Charles Johnson, whose balance of philosophy and folklore has been praised since the publication of his first novel in 1974, gained prominence when his novel Middle Passage won the National Book Award in 1990--the first time such an award was given to an African American male since Ralph Ellison in 1953. Like his other works of fiction, Middle Passage embodies Johnson's provocative version of black literature, defined in his Being and Race: Black Writing since 1970 (1998) as “a fiction of increasing artistic and intellectual growth, one that enables us as people-as a culture-to move from narrow complaint to broad celebration.”
Born in Evanston, Illinois, Johnson began his career as a cartoonist. Under the tutelage of cartoonist Lawrence Lariar, he saw his work published by the time he was seventeen years old. His two collections of cartoons were acclaimed for their subtle but pointed satire of race relations, and their success led to Charlie's Pad, a 1971 series on public television that Johnson created, co-produced, and hosted. As an undergraduate at Southern Illinois University, Johnson studied with novelist and literary theorist John Gardner, whose conception of “moral fiction”--demanding from the author a near-fanatical commitment to technique, imagination, and ethics--deeply impressed Johnson.
Johnson's first novel, Faith and the Good Thing, was published in 1974 when the author was studying for his PhD in phenomenology and literary aesthetics at the State University of New York Stony Brook. Johnson's other works include the novels Oxherding Tale (1982) and Dreamer (1998); three collections of short stories, The Sorcerer's Apprentice (1986), Soulcatcher and Other Stories (2001), and Dr. King's Refrigerator: And Other Bedtime Stories (2005); two collections of comic art, Black Humor (1970) and Half-Past Nation Time (1972); Black Men Speaking (1997), co-edited with John McCluskey Jr.; Africans in America: America's Journey through Slavery, the companion book for PBS' series (Oct., 1998), co-authored with Patricia Smith (the audio book for this was selected as one of the best audio books in the history category of the Listen Up Awards in Publishers Weekly); King: The Photobiography of Martin Luther King Jr. (2000), co-authored with Bob Adelman; and “Turning the Wheel: Essays on Buddhism and Writing” (2003). These works have been translated in seven foreign languages.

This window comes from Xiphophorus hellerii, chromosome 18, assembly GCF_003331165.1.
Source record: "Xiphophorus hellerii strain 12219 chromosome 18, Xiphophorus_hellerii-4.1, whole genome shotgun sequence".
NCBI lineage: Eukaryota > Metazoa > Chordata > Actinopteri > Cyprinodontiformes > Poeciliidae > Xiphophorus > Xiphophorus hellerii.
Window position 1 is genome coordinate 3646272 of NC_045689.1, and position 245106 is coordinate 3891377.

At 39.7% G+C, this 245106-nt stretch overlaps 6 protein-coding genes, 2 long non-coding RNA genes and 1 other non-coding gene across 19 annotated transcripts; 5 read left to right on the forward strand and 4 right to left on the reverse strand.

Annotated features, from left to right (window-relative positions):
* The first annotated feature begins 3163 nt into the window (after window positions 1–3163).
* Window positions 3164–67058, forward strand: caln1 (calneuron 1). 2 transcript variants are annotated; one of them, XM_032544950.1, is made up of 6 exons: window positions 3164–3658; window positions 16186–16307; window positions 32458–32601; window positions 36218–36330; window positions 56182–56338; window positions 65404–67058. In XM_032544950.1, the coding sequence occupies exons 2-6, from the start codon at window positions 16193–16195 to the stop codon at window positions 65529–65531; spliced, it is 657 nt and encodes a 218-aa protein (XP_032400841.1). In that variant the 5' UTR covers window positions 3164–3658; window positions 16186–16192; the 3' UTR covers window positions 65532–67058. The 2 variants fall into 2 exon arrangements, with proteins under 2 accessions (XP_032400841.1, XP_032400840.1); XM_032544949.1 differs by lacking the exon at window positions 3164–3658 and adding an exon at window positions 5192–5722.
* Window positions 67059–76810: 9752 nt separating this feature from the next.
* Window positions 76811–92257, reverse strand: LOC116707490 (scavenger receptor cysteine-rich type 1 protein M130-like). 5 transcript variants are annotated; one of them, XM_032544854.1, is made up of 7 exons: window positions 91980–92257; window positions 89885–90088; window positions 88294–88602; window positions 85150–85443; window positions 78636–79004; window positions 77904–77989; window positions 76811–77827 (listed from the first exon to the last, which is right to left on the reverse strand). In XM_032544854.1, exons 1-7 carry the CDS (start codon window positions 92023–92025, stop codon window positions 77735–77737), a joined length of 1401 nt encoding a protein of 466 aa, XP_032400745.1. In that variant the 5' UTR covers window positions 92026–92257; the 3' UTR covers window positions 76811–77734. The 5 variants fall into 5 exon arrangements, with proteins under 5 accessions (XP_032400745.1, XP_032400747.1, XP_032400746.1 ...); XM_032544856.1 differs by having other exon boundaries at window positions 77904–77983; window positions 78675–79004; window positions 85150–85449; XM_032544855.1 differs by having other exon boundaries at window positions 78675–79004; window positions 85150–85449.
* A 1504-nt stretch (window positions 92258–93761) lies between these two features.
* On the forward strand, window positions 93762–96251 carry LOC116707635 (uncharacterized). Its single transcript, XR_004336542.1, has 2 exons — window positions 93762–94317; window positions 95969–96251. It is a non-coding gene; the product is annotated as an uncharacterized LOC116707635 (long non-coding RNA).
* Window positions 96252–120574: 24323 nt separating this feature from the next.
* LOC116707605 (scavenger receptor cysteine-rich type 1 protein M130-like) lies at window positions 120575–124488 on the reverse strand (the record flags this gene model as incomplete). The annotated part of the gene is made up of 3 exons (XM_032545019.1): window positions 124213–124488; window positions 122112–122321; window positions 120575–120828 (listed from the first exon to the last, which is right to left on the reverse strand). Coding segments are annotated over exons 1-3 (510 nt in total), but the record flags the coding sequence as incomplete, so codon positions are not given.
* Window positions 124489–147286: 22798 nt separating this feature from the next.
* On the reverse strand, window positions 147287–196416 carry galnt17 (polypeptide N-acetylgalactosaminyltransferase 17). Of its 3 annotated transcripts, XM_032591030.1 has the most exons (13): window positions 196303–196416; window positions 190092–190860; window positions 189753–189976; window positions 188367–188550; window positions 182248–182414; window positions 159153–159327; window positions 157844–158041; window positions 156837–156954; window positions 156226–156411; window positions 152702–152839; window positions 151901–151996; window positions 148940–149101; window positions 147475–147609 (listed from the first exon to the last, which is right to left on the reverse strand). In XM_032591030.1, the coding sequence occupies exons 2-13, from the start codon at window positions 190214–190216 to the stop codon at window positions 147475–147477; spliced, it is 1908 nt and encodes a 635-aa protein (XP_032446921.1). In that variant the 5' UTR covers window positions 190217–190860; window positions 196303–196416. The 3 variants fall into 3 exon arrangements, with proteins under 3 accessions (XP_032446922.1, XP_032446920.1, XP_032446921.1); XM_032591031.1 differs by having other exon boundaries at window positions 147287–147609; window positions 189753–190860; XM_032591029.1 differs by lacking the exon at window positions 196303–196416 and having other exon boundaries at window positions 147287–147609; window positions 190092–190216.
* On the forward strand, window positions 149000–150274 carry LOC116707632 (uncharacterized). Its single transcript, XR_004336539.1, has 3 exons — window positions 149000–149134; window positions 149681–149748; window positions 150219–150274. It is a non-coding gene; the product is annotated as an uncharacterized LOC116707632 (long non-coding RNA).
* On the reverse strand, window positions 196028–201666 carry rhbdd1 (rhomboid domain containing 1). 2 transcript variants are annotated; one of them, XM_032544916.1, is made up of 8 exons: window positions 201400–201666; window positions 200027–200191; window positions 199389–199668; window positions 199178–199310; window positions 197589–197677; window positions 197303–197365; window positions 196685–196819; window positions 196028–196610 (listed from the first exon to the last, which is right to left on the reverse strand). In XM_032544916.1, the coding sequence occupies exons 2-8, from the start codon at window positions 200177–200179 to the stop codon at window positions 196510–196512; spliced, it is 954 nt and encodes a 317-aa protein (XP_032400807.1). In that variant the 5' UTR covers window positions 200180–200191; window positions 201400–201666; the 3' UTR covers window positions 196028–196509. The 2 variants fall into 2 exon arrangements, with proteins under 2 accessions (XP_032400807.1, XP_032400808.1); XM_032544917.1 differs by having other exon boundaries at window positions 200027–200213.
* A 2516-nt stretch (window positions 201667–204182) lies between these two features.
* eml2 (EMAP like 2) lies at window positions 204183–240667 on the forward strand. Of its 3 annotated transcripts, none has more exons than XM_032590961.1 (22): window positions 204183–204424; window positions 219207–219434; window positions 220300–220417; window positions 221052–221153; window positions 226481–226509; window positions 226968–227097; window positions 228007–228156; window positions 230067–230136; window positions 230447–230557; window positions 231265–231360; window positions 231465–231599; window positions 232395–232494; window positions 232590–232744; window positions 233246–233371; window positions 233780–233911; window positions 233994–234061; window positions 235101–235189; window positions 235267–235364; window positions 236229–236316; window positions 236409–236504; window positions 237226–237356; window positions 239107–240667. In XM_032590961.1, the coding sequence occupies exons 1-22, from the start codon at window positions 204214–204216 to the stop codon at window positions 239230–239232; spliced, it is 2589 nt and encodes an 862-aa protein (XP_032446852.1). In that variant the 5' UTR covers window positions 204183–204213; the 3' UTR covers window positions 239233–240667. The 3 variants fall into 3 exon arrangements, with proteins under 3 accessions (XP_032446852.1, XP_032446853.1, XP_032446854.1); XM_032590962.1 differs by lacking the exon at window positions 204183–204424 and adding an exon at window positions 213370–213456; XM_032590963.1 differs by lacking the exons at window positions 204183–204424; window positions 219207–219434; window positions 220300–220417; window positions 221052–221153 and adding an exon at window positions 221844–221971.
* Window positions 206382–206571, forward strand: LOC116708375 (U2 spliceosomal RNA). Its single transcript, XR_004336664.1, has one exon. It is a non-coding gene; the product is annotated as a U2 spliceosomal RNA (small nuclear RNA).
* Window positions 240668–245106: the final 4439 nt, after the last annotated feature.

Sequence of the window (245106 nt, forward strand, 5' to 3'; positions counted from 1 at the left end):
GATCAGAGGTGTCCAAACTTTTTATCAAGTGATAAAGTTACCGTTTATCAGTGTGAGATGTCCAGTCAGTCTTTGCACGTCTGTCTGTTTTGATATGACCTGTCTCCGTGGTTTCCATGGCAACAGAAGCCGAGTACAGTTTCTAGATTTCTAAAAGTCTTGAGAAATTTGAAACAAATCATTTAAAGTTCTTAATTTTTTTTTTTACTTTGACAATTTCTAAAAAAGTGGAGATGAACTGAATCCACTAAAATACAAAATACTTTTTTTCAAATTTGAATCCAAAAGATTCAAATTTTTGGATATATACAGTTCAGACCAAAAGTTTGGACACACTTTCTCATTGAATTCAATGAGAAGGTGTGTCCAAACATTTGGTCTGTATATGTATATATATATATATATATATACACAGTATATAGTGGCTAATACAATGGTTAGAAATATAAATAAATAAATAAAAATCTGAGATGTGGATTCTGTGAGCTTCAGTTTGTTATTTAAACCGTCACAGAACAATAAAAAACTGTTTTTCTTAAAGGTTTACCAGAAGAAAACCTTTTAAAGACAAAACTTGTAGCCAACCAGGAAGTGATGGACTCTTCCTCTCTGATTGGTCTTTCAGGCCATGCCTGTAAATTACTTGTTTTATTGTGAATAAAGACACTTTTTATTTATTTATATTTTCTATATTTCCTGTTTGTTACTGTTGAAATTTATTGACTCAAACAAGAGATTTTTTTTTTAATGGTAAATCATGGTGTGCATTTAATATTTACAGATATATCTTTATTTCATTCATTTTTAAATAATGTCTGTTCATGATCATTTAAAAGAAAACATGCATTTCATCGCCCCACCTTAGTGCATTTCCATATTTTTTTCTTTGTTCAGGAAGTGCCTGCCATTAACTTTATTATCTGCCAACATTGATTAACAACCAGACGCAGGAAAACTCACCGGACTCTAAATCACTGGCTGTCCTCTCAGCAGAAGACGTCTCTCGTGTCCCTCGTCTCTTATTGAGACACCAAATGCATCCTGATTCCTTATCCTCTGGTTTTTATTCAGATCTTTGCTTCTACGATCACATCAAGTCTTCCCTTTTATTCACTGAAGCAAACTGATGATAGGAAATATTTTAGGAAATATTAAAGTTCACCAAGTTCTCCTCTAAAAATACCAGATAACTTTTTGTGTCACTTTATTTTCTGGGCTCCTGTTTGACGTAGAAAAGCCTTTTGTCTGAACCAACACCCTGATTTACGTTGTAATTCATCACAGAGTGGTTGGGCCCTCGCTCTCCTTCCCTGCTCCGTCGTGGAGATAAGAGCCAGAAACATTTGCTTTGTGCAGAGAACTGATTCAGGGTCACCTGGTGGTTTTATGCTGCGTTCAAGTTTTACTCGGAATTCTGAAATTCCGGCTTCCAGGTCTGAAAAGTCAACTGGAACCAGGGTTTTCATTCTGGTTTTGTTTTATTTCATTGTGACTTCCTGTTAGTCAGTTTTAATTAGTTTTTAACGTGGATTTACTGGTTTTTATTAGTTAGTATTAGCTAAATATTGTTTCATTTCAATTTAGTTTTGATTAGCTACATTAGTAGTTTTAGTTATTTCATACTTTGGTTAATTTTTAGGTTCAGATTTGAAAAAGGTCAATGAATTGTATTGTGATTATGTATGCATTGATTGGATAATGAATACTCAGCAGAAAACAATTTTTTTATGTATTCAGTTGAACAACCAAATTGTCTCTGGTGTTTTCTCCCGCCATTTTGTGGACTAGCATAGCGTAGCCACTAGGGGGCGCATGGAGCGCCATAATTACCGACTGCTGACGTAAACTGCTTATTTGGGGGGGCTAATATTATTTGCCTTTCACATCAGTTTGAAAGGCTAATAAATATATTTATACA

As a cartoonist and journalist in the early 1970s, he published over 1000 drawings in national publications, a selection of which appears in Humor Me: An Anthology of Humor by Writers of Color by John McNally (2002). In 1999, Indiana University Press published a collection of his essays on aesthetics, cultural criticism, articles, interviews, speeches, cartoons, out-takes from his novels and book reviews dating back to 1965, entitled, I Call Myself an Artist: Writings By and About Charles Johnson (1999) a "Charles Johnson reader," edited by Dr. Rudolph Byrd, with a final section of eight critical articles on his work. He has written over 20 screenplays, among them Booker (1985), which received the International Prix Jeunesse Award, a 1985 Writers Guild Award for "outstanding script in the television category of children's shows," and was released for home-video in 1996 by Bonneville Worldwide Entertainment. That show, along with Charlie Smith and the Fritter Tree, has been broadcast on the Disney channel. He was one of two writer-producers for Up and Coming (KCET, 1981), and he hosted the 1992 KCTS (Seattle) series "Words with Writers." In January, 2000 the BBC broadcast a two week, 10-part radio adaptation of his novel Dreamer. His book Middle Passage was recently contracted by Marvel to become a graphic novel in the near future.
Soulcatcher and Other Stories (2001)
Black Men Speaking (1997) (co-edited with John McCluskey Jr.)
Middle Passage (1990)
Being and Race: Black Writing Since 1970 (1988)
The Sorcerer's Apprentice (1986)
Oxherding Tale (1982)
Faith and the Good Thing (1974)
Half-Past Nation Time (1972)
Black Humor (1970)